2) People should throw aside all their sophisticated ideas and serve God with purity and simplicity. Action is the main thing, not study, and you should see to it that your practical achievements are greater than your intellectual development. It is obvious that this applies to the `wisdom' of the average person, which is nothing but foolishness. Without doubt this has to be thrown out completely. But it even applies to genuine wisdom. When it comes to serving God, even someone whose head is filled with genuine wisdom should put it all aside and serve God with purity and simplicity. At times it may even be necessary to behave in a way that seems mad in order to serve God. We may have to do things which seem crazy for the sake of carrying out His will. We may have to roll about in all kinds of mud and mire in order to serve God and fulfill His commandments. This does not apply only to things which are explicitly mitzvot. Anything which God desires to be done is called a mitzva. It may be necessary to throw oneself into the mud and m ire to carry out a certain action that will be pleasing to God. When one's love of God is strong enough, he becomes a `precious and beloved son,' and God will show him abundant love and compassion and permit him to investigate the hidden store-chambers of the King, until he will learn the deepest secrets of all -- why the righteous suffer and the wicked prosper, and so on. He will be worthy of the secrets of Torah and he will be able to raise up `judgement' out of the deep and restore it (Likutey Moharan II, 5:15).
3) Someone who follows his own ideas can easily fall into all kinds of traps and get into serious trouble, God forbid. Too many people have been led astray by their own wisdom. They themselves have sinned, and they have caused many others to sin as well. All because of their fallacious `wisdom.' The essence of the Jewish religion is to follow the path of purity and simplicity without sophistication: simply to make sure that God is present in everything one does. Have no thought at all for your own honor and glory. The only question is whether God's glory will be enhanced. If so, do it; if not, then don't. This way you will never stumble (Ibid. 12).
4) Besides simplicity and purity, you should understand that there is no need to search for specially strict practices to take upon yourself. To think that you should is an illusion: it is simply one of the devices of the Evil One to deter you from serving God. Such practices are not part of serving God. As our Sages said: `The Torah was not given to the ministering angels' (Kiddushin 54a). It was given to men of flesh and blood. These exaggerated practices can put you off completely. The greatest wisdom of all is not to be wise at all. It is simply to be pure and straightforward (Ibid. 44).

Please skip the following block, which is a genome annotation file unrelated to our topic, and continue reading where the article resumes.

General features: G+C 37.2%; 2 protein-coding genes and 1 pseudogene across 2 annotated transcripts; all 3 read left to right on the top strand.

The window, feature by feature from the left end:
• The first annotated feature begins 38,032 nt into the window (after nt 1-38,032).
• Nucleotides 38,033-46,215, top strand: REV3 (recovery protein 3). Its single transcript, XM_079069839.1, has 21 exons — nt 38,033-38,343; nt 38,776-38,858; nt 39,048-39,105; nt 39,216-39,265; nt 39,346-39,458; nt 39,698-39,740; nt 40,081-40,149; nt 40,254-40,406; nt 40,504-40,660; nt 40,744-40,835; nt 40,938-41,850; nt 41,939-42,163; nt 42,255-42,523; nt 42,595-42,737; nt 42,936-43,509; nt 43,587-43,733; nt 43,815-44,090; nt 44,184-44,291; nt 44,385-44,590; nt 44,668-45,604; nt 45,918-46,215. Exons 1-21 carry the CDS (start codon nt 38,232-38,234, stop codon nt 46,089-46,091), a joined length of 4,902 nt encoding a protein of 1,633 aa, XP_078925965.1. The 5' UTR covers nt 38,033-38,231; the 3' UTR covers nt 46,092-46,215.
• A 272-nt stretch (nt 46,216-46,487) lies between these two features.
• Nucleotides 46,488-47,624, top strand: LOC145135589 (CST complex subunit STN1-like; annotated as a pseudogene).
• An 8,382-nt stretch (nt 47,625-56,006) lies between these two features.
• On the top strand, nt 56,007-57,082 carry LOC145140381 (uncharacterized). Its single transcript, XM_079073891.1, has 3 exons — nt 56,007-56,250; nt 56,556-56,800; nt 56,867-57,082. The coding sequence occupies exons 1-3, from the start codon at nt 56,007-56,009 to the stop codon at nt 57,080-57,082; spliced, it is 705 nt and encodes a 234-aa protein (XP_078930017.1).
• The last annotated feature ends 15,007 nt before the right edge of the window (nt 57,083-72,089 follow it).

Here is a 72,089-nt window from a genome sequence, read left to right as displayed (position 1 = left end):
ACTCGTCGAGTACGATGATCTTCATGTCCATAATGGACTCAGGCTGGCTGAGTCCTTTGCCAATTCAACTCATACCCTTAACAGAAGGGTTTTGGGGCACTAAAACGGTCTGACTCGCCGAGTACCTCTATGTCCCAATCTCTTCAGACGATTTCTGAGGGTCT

5) Sophistication can be very harmful. Thinkers are easily trapped in their own wisdom. Keep well away from the wisdom of those selfimportant people who believe they know great truths about serving God. Their wisdom is nothing but foolishness. All their sophistication is quite unnecessary in serving God. The main thing is to be pure and simple a nd to have pure faith in God and His Tzaddikim. True, you have to be careful that you are being pure and simple as opposed to idiotic. But sophistication is entirely unnecessary. Simplicity, purity and faith can bring you to great joy (Ibid.).
6) The greatest sophistication is to avoid sophistication (Ibid. 83).
7) You should be careful to follow the simple devotions and customs of Israel: singing songs on Shabbat and at the conclusion of Shabbat, and similar practices. It is good to recite many prayers and supplications -- such as those printed in the large prayer books. People think it is clever to ridicule these practices. But they are wrong. The essen ce of Judaism is simplicity and purity, without sophistication at all (Rabbi Nachman's Wisdom 155).
ADVICE from RABBI NACHMAN
Online English translation of Likutey Etzot
A compendium of Rabbi Nachman's practical teachings on spiritual growth and devotion.
© AZAMRA INSTITUTE 5766 / 2006